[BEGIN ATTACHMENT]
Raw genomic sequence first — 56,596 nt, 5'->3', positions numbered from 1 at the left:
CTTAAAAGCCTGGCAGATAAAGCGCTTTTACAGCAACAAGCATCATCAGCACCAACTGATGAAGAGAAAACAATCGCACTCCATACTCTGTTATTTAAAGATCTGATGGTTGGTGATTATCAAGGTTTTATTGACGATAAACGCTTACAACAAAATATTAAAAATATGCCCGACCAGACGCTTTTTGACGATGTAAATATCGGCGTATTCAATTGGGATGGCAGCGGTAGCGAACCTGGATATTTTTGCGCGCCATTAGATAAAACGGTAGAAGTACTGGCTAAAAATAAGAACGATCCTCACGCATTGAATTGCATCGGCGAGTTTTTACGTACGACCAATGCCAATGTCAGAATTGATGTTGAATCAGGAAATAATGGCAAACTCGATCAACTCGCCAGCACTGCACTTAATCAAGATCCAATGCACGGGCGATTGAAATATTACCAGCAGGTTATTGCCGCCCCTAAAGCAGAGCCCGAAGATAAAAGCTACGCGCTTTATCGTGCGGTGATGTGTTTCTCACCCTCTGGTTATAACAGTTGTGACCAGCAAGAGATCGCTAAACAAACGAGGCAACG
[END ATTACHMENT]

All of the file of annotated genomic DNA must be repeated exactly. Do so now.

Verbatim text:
Raw genomic sequence first — 56,596 nt, 5'->3', positions numbered from 1 at the left:
CTTAAAAGCCTGGCAGATAAAGCGCTTTTACAGCAACAAGCATCATCAGCACCAACTGATGAAGAGAAAACAATCGCACTCCATACTCTGTTATTTAAAGATCTGATGGTTGGTGATTATCAAGGTTTTATTGACGATAAACGCTTACAACAAAATATTAAAAATATGCCCGACCAGACGCTTTTTGACGATGTAAATATCGGCGTATTCAATTGGGATGGCAGCGGTAGCGAACCTGGATATTTTTGCGCGCCATTAGATAAAACGGTAGAAGTACTGGCTAAAAATAAGAACGATCCTCACGCATTGAATTGCATCGGCGAGTTTTTACGTACGACCAATGCCAATGTCAGAATTGATGTTGAATCAGGAAATAATGGCAAACTCGATCAACTCGCCAGCACTGCACTTAATCAAGATCCAATGCACGGGCGATTGAAATATTACCAGCAGGTTATTGCCGCCCCTAAAGCAGAGCCCGAAGATAAAAGCTACGCGCTTTATCGTGCGGTGATGTGTTTCTCACCCTCTGGTTATAACAGTTGTGACCAGCAAGAGATCGCTAAACAAACGAGGCAACG